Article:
3D Print in Architecture – Are We Looking at cities of the Future?

We have heard for a long time how 3D printing has the potential to revolutionise the construction industry but it is only recently that a company has actually put these ideas to the test. In a trial in March 2014, a Chinese company known as Winsun revealed that it had created 10 concrete houses in 1 working day, using a 3D printer.

Back in January 2015, Winsun went on to unveil a 3D printed 1,100 square-meter villa and a five story apartment building, raising the questions of whether this technology was on the verge of becoming a viable solution in the construction industry.

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Giant LED Screen Shows Film

Winsun’s promotional video in their showroom features their construction industry 3D printer. The film reveals how the “ink” is made from ingredients such as steel, cement, rubble, fiberglass and binder. It takes approximately 24 hours for the ink to dry.

 

The 3D printed buildings have ribbed-finish printed walls, which are completely hollow inside, apart from a corrugated filter. This was purposely designed to save on the cost of materials, without sacrificing the strength of the walls.

Speed of Building

According to Winsun, it took just eight people just one month to complete from start to finish a £105,000 luxury villa using 3D printing methods. It’s estimated that using traditional building techniques it would likely take thirty people over three months to complete. Using 3D printing technology, both time and money is saved.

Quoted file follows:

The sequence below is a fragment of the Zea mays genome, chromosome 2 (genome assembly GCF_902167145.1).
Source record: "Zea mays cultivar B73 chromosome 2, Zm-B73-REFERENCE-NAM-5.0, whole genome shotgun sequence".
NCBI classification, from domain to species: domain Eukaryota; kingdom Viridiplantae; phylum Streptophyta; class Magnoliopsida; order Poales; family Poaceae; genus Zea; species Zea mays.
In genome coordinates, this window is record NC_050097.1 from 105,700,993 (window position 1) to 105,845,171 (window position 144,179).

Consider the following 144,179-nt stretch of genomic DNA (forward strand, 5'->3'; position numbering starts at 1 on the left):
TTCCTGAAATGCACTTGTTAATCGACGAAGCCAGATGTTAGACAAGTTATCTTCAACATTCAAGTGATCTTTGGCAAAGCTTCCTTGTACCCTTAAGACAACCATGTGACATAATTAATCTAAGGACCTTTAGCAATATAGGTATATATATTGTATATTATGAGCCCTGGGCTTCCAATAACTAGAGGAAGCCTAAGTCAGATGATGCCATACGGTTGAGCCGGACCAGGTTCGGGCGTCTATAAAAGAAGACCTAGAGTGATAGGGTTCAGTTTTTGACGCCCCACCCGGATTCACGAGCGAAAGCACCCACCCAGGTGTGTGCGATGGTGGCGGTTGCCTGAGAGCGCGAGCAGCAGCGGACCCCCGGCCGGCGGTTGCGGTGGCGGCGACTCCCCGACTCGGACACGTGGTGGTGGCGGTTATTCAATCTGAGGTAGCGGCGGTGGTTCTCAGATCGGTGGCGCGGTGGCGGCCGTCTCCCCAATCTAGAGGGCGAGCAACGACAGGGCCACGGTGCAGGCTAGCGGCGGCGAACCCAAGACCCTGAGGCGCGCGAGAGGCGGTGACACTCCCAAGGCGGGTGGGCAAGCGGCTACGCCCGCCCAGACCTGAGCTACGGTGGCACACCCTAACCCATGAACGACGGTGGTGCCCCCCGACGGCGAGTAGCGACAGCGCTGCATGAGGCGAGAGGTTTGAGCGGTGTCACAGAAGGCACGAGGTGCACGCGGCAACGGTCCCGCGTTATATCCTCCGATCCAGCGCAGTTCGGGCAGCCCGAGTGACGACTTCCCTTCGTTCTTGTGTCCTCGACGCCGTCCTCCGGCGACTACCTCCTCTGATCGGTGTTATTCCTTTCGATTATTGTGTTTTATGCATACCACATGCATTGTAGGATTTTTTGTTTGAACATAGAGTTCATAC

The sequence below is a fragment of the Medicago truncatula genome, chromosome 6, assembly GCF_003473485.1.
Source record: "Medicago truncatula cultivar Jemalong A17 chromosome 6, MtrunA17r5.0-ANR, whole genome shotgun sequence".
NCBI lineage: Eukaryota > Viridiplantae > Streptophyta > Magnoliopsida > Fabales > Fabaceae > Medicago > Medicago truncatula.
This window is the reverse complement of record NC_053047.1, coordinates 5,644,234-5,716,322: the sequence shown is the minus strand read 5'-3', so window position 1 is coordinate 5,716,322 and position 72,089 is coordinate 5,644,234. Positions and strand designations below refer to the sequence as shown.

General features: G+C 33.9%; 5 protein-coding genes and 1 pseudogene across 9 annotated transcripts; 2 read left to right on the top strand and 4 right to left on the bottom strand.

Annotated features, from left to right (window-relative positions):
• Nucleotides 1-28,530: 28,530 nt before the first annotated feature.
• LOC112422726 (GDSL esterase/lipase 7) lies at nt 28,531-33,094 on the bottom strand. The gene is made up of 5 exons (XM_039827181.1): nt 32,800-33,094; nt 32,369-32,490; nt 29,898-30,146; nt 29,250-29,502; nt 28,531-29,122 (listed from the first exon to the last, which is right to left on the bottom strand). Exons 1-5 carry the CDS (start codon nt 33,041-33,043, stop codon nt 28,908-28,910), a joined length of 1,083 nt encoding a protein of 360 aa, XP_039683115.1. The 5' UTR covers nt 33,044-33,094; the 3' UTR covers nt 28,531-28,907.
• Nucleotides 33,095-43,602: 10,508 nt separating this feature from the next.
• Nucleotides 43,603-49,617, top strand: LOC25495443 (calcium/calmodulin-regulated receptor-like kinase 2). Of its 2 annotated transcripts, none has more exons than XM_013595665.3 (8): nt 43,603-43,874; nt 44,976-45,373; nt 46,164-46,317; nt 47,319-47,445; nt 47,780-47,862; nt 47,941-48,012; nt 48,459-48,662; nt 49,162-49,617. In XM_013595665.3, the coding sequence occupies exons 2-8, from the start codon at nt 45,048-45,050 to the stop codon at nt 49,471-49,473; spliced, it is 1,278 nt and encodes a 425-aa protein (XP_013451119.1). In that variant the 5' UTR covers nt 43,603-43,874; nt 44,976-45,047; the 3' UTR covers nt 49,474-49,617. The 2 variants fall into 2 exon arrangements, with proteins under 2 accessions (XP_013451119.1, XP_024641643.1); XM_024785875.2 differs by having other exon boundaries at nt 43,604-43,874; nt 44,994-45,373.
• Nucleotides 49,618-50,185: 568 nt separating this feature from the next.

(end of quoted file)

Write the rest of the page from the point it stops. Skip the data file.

Egyptian Government Order

According to the latest reports, the government of Egypt has ordered in excess of twenty thousand single-storey houses. Winsun is to provide a 3D printer, the formula for the ink will mainly comprise of sand. All of the dwellings will be printed at the permanent location of the property.

3D Printing to Address Worldwide Housing Shortage?

If this solution becomes commercially viable, it is hoped that it may be used to address a worldwide shortage of low-income housing. Seeing as 3D printing allows for big time and cost savings, it is believed that the government will feel more encouraged to build affordable homes. Whether or not this will be the case, only time will tell!

 

However not all architects are convinced that 3D printingis the right move for the architectural and construction industries. Some believe that this ‘cookie cutter’ approach to architecture could lead to a loss of integrity in the industry.

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